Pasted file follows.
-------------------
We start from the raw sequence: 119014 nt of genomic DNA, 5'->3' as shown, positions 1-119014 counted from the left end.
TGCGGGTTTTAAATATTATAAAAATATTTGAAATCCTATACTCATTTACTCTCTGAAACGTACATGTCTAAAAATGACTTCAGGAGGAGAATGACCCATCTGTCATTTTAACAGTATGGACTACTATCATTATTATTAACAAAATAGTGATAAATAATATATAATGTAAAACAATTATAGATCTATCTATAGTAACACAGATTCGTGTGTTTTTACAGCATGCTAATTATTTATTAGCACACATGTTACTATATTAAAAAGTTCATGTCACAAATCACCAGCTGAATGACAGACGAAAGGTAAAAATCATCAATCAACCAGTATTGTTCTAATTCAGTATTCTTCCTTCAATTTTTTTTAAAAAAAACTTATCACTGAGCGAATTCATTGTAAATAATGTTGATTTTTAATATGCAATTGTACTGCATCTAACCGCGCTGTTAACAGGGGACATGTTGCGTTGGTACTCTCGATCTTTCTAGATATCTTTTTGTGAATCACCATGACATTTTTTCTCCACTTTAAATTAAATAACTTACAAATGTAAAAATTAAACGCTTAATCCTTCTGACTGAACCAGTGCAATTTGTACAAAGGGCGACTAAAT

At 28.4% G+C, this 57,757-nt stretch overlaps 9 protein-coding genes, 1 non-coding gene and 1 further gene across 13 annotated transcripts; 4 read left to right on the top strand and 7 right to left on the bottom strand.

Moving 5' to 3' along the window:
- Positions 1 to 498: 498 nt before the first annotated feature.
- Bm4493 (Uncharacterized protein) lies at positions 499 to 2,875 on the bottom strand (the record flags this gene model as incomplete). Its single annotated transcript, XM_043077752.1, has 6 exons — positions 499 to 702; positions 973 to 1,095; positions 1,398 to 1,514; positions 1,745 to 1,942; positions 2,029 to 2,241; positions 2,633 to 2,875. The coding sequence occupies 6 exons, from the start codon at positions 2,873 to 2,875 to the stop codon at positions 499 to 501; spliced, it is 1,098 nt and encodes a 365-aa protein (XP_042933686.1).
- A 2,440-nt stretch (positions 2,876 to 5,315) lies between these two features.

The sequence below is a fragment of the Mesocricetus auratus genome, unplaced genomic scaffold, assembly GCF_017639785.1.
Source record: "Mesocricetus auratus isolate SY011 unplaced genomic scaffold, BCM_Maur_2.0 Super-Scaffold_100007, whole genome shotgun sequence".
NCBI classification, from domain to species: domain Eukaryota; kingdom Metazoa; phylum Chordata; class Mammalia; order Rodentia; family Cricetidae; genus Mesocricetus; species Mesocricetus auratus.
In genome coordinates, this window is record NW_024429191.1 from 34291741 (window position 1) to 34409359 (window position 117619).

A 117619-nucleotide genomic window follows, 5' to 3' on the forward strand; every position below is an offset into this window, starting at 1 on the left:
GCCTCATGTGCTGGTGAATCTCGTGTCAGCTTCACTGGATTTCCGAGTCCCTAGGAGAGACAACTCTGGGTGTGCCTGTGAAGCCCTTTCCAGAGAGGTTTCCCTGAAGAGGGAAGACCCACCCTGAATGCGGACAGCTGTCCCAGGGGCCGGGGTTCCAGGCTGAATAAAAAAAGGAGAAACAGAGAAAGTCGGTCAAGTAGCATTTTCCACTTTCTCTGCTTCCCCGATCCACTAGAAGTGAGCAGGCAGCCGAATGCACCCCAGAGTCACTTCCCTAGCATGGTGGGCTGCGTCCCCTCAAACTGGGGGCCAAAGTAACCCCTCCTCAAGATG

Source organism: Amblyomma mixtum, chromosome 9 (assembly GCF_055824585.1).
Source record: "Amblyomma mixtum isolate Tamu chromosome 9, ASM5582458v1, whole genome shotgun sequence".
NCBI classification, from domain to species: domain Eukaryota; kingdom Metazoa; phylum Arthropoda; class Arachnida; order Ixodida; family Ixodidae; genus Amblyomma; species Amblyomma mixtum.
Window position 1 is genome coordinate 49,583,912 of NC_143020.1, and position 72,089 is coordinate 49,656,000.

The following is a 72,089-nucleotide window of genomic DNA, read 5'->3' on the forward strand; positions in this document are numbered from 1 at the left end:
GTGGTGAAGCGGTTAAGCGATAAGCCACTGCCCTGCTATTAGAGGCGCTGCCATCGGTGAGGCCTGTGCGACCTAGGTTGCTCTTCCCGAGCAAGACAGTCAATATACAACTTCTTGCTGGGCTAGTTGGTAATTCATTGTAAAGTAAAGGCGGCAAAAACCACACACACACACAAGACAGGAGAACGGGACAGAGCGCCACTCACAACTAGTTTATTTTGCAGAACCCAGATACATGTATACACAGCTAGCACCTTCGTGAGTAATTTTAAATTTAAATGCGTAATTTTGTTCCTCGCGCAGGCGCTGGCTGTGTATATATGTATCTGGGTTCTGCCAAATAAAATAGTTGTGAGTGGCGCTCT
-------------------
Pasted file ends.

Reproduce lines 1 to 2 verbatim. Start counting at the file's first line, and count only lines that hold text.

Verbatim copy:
We start from the raw sequence: 119014 nt of genomic DNA, 5'->3' as shown, positions 1-119014 counted from the left end.
TGCGGGTTTTAAATATTATAAAAATATTTGAAATCCTATACTCATTTACTCTCTGAAACGTACATGTCTAAAAATGACTTCAGGAGGAGAATGACCCATCTGTCATTTTAACAGTATGGACTACTATCATTATTATTAACAAAATAGTGATAAATAATATATAATGTAAAACAATTATAGATCTATCTATAGTAACACAGATTCGTGTGTTTTTACAGCATGCTAATTATTTATTAGCACACATGTTACTATATTAAAAAGTTCATGTCACAAATCACCAGCTGAATGACAGACGAAAGGTAAAAATCATCAATCAACCAGTATTGTTCTAATTCAGTATTCTTCCTTCAATTTTTTTTAAAAAAAACTTATCACTGAGCGAATTCATTGTAAATAATGTTGATTTTTAATATGCAATTGTACTGCATCTAACCGCGCTGTTAACAGGGGACATGTTGCGTTGGTACTCTCGATCTTTCTAGATATCTTTTTGTGAATCACCATGACATTTTTTCTCCACTTTAAATTAAATAACTTACAAATGTAAAAATTAAACGCTTAATCCTTCTGACTGAACCAGTGCAATTTGTACAAAGGGCGACTAAAT